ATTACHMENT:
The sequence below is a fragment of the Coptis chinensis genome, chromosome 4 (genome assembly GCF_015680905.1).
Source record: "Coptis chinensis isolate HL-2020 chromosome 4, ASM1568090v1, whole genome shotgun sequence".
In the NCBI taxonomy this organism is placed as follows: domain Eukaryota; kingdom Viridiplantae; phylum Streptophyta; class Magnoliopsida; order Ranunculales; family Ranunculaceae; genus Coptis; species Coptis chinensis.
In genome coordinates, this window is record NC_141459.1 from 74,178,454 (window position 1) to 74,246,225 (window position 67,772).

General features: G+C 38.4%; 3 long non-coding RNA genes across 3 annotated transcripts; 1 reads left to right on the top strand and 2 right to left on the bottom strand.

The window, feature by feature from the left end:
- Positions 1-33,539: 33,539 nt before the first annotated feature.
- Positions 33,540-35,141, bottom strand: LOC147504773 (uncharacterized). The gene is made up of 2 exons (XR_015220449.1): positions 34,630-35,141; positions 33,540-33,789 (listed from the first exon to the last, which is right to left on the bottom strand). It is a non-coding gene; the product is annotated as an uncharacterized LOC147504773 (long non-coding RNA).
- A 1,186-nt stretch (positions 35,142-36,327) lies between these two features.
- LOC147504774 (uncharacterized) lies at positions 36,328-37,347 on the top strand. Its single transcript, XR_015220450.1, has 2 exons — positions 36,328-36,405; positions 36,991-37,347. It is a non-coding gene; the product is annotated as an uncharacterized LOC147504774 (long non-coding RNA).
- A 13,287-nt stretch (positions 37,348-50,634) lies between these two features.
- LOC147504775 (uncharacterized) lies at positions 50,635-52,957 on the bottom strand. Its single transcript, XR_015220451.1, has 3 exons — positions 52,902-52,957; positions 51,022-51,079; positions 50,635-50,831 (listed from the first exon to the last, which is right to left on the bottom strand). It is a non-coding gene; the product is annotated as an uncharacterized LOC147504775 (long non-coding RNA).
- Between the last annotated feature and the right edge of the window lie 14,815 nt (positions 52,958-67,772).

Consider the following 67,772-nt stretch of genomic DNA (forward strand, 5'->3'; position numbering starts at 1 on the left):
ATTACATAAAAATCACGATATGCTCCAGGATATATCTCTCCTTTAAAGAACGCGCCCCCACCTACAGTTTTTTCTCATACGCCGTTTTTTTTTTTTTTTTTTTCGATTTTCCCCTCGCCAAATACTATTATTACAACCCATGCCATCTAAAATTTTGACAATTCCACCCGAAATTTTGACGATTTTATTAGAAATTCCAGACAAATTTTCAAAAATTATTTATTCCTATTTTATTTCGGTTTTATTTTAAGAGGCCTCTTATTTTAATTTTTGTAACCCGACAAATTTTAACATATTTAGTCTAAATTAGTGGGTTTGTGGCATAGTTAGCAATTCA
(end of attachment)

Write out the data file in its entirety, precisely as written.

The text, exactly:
The sequence below is a fragment of the Coptis chinensis genome, chromosome 4 (genome assembly GCF_015680905.1).
Source record: "Coptis chinensis isolate HL-2020 chromosome 4, ASM1568090v1, whole genome shotgun sequence".
In the NCBI taxonomy this organism is placed as follows: domain Eukaryota; kingdom Viridiplantae; phylum Streptophyta; class Magnoliopsida; order Ranunculales; family Ranunculaceae; genus Coptis; species Coptis chinensis.
In genome coordinates, this window is record NC_141459.1 from 74,178,454 (window position 1) to 74,246,225 (window position 67,772).

General features: G+C 38.4%; 3 long non-coding RNA genes across 3 annotated transcripts; 1 reads left to right on the top strand and 2 right to left on the bottom strand.

The window, feature by feature from the left end:
- Positions 1-33,539: 33,539 nt before the first annotated feature.
- Positions 33,540-35,141, bottom strand: LOC147504773 (uncharacterized). The gene is made up of 2 exons (XR_015220449.1): positions 34,630-35,141; positions 33,540-33,789 (listed from the first exon to the last, which is right to left on the bottom strand). It is a non-coding gene; the product is annotated as an uncharacterized LOC147504773 (long non-coding RNA).
- A 1,186-nt stretch (positions 35,142-36,327) lies between these two features.
- LOC147504774 (uncharacterized) lies at positions 36,328-37,347 on the top strand. Its single transcript, XR_015220450.1, has 2 exons — positions 36,328-36,405; positions 36,991-37,347. It is a non-coding gene; the product is annotated as an uncharacterized LOC147504774 (long non-coding RNA).
- A 13,287-nt stretch (positions 37,348-50,634) lies between these two features.
- LOC147504775 (uncharacterized) lies at positions 50,635-52,957 on the bottom strand. Its single transcript, XR_015220451.1, has 3 exons — positions 52,902-52,957; positions 51,022-51,079; positions 50,635-50,831 (listed from the first exon to the last, which is right to left on the bottom strand). It is a non-coding gene; the product is annotated as an uncharacterized LOC147504775 (long non-coding RNA).
- Between the last annotated feature and the right edge of the window lie 14,815 nt (positions 52,958-67,772).

Consider the following 67,772-nt stretch of genomic DNA (forward strand, 5'->3'; position numbering starts at 1 on the left):
ATTACATAAAAATCACGATATGCTCCAGGATATATCTCTCCTTTAAAGAACGCGCCCCCACCTACAGTTTTTTCTCATACGCCGTTTTTTTTTTTTTTTTTTTCGATTTTCCCCTCGCCAAATACTATTATTACAACCCATGCCATCTAAAATTTTGACAATTCCACCCGAAATTTTGACGATTTTATTAGAAATTCCAGACAAATTTTCAAAAATTATTTATTCCTATTTTATTTCGGTTTTATTTTAAGAGGCCTCTTATTTTAATTTTTGTAACCCGACAAATTTTAACATATTTAGTCTAAATTAGTGGGTTTGTGGCATAGTTAGCAATTCA